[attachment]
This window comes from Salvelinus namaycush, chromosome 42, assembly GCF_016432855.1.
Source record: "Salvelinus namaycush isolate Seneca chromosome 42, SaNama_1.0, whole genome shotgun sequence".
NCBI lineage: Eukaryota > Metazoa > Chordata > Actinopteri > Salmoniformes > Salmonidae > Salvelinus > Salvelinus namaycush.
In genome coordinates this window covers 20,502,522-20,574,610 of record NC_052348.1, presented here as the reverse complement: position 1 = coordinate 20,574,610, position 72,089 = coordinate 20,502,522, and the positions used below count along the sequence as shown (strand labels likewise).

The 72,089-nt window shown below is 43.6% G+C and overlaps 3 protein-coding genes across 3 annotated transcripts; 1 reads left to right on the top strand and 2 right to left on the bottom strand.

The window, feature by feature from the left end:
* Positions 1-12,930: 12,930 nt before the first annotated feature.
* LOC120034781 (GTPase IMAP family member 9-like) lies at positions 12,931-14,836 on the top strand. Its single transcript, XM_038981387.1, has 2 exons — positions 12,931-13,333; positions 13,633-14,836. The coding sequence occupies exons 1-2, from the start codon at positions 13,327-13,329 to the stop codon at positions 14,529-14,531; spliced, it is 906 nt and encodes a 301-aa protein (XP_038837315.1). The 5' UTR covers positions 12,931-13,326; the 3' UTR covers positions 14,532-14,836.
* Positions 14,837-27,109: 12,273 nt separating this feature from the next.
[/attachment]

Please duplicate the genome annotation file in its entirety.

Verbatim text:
This window comes from Salvelinus namaycush, chromosome 42, assembly GCF_016432855.1.
Source record: "Salvelinus namaycush isolate Seneca chromosome 42, SaNama_1.0, whole genome shotgun sequence".
NCBI lineage: Eukaryota > Metazoa > Chordata > Actinopteri > Salmoniformes > Salmonidae > Salvelinus > Salvelinus namaycush.
In genome coordinates this window covers 20,502,522-20,574,610 of record NC_052348.1, presented here as the reverse complement: position 1 = coordinate 20,574,610, position 72,089 = coordinate 20,502,522, and the positions used below count along the sequence as shown (strand labels likewise).

The 72,089-nt window shown below is 43.6% G+C and overlaps 3 protein-coding genes across 3 annotated transcripts; 1 reads left to right on the top strand and 2 right to left on the bottom strand.

The window, feature by feature from the left end:
* Positions 1-12,930: 12,930 nt before the first annotated feature.
* LOC120034781 (GTPase IMAP family member 9-like) lies at positions 12,931-14,836 on the top strand. Its single transcript, XM_038981387.1, has 2 exons — positions 12,931-13,333; positions 13,633-14,836. The coding sequence occupies exons 1-2, from the start codon at positions 13,327-13,329 to the stop codon at positions 14,529-14,531; spliced, it is 906 nt and encodes a 301-aa protein (XP_038837315.1). The 5' UTR covers positions 12,931-13,326; the 3' UTR covers positions 14,532-14,836.
* Positions 14,837-27,109: 12,273 nt separating this feature from the next.